Share conference outlines the possibilities and pitfalls for a new economy at the crossroads
"I thought this was a reasonable solution, but two weeks later there was a major press conference attacking it," Chiu told Share attendees, referring to the coalition of landlord, neighborhood, labor, and affordable housing groups that have come out against the legislation, calling it a blanket rezoning of residential property around the city, pledging an initiative campaign challenging it.
"In part, this is politics. I'm in the midst of a race for the state Assembly this year, my opponent has supporters who have been protesting the Twitter headquarters, throwing rocks at Google commuter shuttles, vomiting on Yahoo buses, referring to tech workers as not real San Franciscans," Chiu said.
Then Chiu ramped up his rhetoric, equating progressive concerns about the tax breaks and special treatment that Chiu, Mayor Ed Lee, and others have extended to tech companies in San Francisco with a war on the sharing economy and the forced deportation of its workers.
"They are calling for war on you, even though they don't realize that what you are doing is helping to make sure we're addressing our income inequality, we're empowering everyday people by building community and using technology," Chiu said. "All of you need to get involved in the political debate. You're busy trying to change the world, but status quo interests are actively trying to ship you to Menlo Park, Oakland, and San Jose."
In the end, Chiu did urge those starting up companies to "think early about how your paradigm meshes with existing laws and regulations," but that tepid call for civic responsibility and good corporate citizenship did little to dull his feeding of techie exceptionalism, fearmongering, or appeals to vaguely libertarian values.
The pep rally atmosphere of the session got pumped up even more by Airbnb's Douglas Atkin and venture capitalist Ron Conway, both of whom had nothing but glowing praise for the burgeoning industry and its customers, offering none of the caveats put forth by Chiu or the speaker who followed him, White House staffer Greg Nelson, who talked about the challenging access, equity, and regulatory issues facing the industry.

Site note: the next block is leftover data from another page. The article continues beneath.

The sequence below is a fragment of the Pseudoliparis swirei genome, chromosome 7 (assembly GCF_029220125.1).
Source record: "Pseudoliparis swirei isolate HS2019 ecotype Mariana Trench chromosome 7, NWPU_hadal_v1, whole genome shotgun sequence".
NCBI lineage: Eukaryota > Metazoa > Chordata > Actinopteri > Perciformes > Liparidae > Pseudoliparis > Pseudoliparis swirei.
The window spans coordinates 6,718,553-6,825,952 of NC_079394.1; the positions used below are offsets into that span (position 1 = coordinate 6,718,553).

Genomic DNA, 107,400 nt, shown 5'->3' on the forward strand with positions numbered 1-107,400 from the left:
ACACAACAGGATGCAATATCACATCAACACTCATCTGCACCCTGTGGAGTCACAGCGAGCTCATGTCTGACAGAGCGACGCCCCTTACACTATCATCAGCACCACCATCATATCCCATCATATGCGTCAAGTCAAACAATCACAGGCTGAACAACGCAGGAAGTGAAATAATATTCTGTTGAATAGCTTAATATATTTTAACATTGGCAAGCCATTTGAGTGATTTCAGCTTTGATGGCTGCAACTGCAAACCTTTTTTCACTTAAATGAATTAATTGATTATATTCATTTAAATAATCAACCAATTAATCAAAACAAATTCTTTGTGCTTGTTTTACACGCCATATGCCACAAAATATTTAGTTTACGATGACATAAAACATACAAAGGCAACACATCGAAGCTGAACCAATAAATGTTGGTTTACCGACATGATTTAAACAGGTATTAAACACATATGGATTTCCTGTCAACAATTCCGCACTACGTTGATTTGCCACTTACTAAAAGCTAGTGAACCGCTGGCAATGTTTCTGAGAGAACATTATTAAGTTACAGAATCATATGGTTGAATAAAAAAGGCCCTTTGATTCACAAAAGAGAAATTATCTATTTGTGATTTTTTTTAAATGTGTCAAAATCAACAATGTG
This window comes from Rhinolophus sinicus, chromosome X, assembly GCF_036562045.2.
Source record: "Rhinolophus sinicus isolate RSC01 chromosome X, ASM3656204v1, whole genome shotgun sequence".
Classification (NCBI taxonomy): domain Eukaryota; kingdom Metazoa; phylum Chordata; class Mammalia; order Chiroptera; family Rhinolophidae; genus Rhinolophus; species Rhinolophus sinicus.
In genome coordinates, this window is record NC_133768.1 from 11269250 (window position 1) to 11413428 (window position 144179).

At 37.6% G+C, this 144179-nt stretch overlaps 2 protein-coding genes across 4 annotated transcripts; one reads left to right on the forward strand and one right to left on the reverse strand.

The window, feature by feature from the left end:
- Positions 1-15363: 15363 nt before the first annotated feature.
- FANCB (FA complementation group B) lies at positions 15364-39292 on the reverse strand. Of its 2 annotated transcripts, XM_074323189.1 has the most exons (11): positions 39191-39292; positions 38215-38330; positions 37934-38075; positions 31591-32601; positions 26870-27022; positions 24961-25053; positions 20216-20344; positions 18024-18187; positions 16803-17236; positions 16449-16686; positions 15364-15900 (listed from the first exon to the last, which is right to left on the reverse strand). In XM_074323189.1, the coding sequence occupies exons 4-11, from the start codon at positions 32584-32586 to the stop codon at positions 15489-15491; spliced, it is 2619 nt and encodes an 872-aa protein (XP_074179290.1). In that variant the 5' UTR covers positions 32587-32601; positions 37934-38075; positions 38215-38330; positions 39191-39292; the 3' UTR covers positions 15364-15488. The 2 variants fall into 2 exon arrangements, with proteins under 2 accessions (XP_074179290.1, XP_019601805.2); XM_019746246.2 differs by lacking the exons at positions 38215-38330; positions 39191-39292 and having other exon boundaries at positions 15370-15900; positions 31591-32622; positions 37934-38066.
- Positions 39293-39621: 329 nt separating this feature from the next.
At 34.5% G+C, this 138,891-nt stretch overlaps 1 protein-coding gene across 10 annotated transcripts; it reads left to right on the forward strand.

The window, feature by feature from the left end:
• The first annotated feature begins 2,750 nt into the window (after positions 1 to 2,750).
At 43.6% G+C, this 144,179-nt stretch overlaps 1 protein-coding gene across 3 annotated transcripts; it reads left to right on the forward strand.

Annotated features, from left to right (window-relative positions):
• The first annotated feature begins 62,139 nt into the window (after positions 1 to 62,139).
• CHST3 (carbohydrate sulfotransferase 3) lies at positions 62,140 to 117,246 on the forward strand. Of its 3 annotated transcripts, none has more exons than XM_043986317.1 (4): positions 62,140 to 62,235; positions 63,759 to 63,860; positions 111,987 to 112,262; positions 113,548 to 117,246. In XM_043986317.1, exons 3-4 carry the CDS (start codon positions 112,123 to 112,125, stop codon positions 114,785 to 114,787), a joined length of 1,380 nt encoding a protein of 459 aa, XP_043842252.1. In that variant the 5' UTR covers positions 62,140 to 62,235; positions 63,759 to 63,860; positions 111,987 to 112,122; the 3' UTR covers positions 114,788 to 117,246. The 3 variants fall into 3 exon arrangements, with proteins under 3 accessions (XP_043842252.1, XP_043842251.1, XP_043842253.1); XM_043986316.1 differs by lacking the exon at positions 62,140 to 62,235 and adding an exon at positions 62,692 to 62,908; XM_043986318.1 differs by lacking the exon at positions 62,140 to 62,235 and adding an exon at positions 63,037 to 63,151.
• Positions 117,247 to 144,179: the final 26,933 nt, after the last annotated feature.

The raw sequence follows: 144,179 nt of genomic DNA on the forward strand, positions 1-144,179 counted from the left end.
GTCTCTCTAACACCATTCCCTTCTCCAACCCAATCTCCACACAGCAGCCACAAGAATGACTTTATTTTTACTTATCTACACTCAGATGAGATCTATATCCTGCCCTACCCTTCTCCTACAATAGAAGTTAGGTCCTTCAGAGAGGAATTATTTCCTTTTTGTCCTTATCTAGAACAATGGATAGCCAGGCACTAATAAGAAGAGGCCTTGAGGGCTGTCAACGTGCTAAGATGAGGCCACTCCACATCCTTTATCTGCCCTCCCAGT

"We at Airbnb and PEERS think the sharing economy is a jolly good thing," Atkin said in a charming British accent, presenting the sharing economy as an unstoppable and uniformly positive force that is replacing "the old economy, the last economy."
As an advertising executive in that old economy, "I was the devil," Atkin said. Now playing the role of savior, he spoke with an evangelical flair as he flashed Airbnb slides and videos, telling the crowd "there's been a decentralization of wealth, control, and power" because "you can't do this new economy without creating community."
It was easy to forget that Atkin represents a company that Wall Street analysts have valued at $10 billion, despite having a business model that is illegal in many cities, causing some hosts to be evicted and others to evict their tenants, while the company and its investors move quickly to cash out with an initial public stock offering.
Among those who would profit handsomely from that IPO is Conway, a billionaire who already got far richer late last year from being "an early investor in Twitter," as he described himself to the crowd after being introduced as someone who "has really led the way of connecting the tech industry to the public sector."
Indeed, Conway spoke proudly of funding the politicians who pushed the package of tax breaks for Twitter and other technology companies that followed it into the mid-Market area, most notably Mayor Ed Lee, the biggest beneficiary of Conway's largesse among San Francisco politicians.